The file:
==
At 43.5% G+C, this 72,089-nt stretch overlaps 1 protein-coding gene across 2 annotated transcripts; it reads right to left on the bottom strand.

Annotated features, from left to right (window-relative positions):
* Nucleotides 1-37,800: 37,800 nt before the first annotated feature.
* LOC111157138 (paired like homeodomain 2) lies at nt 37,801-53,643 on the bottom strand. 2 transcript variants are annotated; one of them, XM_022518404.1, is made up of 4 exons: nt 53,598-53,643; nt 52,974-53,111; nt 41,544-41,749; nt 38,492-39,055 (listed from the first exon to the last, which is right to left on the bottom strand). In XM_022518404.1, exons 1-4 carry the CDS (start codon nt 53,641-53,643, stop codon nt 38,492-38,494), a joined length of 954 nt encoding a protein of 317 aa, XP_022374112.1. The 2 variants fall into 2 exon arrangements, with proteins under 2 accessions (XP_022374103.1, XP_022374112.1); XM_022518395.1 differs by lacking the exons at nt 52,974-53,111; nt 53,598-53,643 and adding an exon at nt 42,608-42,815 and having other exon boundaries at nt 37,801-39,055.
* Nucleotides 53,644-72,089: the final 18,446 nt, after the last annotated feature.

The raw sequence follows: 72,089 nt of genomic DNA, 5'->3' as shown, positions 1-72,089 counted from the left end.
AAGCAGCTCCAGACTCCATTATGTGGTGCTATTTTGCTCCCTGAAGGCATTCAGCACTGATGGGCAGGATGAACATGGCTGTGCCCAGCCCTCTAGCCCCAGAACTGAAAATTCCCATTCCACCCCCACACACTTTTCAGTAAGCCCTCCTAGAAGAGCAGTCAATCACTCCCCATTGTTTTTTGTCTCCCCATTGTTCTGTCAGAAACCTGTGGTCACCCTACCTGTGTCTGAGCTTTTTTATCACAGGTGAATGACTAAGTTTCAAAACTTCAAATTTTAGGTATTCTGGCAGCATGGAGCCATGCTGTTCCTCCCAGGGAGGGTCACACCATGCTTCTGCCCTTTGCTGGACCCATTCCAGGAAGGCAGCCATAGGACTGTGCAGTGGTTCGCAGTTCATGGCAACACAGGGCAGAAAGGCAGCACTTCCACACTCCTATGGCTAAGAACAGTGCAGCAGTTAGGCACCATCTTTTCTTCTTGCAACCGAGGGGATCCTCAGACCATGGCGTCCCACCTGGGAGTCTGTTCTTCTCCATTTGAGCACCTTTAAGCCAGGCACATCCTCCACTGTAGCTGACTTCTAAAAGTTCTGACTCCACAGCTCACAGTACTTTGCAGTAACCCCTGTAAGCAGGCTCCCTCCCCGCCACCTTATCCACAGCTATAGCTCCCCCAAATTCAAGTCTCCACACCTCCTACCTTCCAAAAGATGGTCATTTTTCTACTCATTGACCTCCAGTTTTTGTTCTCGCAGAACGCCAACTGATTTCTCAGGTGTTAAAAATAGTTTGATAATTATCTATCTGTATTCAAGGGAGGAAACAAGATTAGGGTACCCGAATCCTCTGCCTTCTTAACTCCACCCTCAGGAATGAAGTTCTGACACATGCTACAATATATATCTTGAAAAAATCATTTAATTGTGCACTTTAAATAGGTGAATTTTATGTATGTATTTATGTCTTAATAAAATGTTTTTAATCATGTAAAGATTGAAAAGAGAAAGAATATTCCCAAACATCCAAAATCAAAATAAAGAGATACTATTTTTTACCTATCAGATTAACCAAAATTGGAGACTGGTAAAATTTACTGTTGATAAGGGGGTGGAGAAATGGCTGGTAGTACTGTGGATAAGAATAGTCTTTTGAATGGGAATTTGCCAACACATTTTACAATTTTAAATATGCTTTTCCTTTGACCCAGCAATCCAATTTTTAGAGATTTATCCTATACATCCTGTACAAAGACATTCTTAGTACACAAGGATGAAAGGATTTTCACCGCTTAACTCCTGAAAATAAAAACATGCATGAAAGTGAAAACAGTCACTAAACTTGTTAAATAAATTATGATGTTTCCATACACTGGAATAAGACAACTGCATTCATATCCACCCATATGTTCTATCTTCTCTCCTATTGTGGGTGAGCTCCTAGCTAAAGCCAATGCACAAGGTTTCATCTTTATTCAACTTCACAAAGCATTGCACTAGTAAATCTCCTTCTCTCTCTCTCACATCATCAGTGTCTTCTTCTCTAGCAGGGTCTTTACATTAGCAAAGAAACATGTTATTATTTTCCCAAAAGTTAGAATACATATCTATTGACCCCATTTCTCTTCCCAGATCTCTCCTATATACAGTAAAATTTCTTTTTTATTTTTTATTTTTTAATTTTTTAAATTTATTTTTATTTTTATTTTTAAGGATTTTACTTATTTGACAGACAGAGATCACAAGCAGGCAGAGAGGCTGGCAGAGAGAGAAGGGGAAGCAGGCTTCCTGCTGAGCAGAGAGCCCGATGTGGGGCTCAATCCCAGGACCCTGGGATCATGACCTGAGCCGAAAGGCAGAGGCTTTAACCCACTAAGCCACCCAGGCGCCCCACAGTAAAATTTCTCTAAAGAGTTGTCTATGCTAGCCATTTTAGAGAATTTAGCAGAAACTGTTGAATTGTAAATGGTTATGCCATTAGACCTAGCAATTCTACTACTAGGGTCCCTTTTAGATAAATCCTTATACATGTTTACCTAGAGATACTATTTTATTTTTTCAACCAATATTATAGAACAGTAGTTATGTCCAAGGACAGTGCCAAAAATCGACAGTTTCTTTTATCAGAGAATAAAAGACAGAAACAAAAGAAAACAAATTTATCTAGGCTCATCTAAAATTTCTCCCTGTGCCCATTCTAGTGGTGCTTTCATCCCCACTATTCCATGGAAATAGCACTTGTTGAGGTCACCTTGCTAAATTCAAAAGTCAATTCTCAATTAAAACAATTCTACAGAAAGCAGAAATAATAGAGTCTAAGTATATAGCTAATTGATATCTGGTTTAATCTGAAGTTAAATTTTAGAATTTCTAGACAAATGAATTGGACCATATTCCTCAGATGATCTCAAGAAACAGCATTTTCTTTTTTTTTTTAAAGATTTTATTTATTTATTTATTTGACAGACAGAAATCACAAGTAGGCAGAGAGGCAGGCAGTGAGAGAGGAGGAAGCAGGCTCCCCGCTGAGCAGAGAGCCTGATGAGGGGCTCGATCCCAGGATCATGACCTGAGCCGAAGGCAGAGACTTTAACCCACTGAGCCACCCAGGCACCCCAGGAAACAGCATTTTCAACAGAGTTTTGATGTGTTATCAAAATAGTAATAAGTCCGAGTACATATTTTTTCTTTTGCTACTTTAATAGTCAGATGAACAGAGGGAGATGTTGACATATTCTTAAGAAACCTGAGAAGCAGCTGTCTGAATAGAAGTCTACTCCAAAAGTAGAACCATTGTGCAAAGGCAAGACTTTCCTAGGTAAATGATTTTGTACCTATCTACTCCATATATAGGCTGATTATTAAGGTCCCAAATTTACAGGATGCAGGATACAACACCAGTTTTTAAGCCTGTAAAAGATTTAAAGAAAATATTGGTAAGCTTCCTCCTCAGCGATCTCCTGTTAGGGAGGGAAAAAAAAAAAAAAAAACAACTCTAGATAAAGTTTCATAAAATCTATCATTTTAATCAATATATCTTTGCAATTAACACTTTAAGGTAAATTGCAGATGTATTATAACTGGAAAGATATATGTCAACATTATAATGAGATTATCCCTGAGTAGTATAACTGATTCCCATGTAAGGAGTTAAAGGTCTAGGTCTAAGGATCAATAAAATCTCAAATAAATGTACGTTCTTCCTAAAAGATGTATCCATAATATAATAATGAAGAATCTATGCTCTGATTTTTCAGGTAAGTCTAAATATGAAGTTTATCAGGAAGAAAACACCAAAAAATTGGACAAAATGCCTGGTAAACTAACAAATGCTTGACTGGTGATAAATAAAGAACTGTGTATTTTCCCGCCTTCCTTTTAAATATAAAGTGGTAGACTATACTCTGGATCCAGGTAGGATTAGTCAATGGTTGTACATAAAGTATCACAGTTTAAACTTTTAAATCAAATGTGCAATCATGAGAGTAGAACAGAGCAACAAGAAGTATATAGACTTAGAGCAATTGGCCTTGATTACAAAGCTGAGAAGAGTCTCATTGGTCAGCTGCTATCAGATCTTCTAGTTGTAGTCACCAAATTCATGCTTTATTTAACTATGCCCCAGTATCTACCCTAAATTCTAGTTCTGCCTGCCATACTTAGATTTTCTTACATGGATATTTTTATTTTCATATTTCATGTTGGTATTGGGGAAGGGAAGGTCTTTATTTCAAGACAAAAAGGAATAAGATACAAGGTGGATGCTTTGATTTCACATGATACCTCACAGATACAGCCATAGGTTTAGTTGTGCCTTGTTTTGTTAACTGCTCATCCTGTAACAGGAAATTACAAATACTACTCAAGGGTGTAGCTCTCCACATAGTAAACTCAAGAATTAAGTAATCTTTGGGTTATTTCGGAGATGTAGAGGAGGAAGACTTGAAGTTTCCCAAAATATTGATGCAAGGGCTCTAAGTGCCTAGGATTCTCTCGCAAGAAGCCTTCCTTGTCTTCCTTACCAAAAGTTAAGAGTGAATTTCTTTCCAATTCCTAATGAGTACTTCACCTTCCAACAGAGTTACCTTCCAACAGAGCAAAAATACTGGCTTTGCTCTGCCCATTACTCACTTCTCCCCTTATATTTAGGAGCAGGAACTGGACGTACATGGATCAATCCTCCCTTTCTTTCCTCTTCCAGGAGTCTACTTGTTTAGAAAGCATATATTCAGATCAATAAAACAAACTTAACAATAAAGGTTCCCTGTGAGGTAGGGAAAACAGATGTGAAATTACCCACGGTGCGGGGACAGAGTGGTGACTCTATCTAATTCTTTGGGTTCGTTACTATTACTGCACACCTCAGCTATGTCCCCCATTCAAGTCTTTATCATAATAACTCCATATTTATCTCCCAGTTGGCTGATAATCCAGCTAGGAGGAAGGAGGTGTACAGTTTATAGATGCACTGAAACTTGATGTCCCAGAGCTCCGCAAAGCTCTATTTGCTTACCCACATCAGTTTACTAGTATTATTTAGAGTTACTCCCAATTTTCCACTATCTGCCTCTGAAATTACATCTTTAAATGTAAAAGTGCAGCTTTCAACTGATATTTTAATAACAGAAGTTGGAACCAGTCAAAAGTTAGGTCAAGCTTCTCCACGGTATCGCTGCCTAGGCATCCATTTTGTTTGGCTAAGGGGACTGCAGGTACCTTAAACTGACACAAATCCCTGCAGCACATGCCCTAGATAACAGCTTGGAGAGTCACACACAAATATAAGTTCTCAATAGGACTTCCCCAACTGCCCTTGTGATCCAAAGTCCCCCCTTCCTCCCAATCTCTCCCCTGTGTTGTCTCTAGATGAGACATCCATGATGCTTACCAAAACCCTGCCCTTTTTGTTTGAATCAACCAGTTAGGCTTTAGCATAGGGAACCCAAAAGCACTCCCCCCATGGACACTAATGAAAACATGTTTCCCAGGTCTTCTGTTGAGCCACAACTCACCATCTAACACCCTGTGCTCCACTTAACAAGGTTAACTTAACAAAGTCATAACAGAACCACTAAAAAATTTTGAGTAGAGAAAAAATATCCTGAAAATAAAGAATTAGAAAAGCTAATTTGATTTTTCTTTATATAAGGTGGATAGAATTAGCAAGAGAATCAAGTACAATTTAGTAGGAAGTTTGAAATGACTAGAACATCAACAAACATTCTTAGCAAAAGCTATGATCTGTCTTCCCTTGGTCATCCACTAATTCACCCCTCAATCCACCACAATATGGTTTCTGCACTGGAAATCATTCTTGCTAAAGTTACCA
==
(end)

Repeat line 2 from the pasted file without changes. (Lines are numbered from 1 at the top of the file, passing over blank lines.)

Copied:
Annotated features, from left to right (window-relative positions):